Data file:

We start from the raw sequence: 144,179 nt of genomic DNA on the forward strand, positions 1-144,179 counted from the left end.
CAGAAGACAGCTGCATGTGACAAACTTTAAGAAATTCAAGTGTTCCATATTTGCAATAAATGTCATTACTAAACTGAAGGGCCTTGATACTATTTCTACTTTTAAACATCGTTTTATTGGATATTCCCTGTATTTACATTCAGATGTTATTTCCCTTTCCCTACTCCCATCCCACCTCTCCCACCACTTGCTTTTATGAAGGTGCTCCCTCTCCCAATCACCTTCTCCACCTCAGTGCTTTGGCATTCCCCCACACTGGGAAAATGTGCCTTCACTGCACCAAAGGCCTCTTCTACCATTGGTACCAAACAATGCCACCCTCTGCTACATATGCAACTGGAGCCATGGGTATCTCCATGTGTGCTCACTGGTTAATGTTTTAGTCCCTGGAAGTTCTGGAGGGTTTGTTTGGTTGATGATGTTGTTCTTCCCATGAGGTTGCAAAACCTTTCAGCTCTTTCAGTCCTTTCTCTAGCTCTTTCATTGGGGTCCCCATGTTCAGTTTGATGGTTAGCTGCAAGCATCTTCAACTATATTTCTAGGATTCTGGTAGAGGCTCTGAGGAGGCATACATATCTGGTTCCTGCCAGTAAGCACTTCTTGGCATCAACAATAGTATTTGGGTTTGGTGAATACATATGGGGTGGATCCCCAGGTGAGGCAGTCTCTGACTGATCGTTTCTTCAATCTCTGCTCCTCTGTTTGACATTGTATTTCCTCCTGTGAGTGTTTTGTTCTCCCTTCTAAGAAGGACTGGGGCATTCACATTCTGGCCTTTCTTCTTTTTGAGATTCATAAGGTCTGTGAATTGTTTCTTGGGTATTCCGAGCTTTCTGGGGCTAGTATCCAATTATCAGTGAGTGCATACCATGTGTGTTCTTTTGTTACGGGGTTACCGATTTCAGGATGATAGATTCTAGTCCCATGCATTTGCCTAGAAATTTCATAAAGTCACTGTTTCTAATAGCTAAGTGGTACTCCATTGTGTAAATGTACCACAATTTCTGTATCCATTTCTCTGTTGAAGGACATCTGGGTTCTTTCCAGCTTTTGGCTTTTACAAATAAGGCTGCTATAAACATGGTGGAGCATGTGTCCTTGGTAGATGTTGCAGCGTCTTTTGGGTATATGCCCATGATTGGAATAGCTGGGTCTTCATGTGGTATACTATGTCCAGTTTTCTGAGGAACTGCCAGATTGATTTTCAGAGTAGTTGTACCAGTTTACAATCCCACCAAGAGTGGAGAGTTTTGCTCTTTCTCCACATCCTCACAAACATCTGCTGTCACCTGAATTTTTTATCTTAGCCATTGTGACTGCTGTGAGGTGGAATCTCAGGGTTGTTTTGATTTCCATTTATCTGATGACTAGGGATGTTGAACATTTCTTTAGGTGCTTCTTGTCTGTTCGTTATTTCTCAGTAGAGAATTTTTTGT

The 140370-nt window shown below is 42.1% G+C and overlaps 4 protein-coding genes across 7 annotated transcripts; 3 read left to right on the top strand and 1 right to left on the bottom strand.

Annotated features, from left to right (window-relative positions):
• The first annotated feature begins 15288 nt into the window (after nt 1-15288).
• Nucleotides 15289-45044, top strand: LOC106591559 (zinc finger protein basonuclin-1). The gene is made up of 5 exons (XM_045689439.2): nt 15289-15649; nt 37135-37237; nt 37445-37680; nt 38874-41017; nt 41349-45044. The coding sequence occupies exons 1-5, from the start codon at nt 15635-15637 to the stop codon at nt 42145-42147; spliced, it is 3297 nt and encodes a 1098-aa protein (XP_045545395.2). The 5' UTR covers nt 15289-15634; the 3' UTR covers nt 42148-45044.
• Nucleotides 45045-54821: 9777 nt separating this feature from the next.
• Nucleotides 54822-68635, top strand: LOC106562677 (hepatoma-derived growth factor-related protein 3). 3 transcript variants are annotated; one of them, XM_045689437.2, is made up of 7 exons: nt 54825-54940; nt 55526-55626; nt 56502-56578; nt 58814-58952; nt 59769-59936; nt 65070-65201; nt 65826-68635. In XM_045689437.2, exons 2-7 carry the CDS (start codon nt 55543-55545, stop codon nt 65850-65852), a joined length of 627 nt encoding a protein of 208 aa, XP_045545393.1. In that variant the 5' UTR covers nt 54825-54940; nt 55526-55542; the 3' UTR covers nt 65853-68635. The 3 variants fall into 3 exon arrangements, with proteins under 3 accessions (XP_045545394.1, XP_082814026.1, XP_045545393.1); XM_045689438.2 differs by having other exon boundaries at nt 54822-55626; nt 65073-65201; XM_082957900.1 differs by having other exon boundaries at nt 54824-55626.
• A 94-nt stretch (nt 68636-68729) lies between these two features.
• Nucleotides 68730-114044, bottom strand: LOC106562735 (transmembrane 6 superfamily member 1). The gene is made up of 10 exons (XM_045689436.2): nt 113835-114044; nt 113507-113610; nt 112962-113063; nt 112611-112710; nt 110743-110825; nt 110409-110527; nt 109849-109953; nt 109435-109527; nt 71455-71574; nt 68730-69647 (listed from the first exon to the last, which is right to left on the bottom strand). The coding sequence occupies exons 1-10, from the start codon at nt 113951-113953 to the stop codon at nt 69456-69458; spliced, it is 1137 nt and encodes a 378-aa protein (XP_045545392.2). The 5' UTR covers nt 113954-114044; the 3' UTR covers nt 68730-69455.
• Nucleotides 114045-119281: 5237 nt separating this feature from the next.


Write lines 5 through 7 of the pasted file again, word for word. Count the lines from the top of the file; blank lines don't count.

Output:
• The first annotated feature begins 15288 nt into the window (after nt 1-15288).
• Nucleotides 15289-45044, top strand: LOC106591559 (zinc finger protein basonuclin-1). The gene is made up of 5 exons (XM_045689439.2): nt 15289-15649; nt 37135-37237; nt 37445-37680; nt 38874-41017; nt 41349-45044. The coding sequence occupies exons 1-5, from the start codon at nt 15635-15637 to the stop codon at nt 42145-42147; spliced, it is 3297 nt and encodes a 1098-aa protein (XP_045545395.2). The 5' UTR covers nt 15289-15634; the 3' UTR covers nt 42148-45044.
• Nucleotides 45045-54821: 9777 nt separating this feature from the next.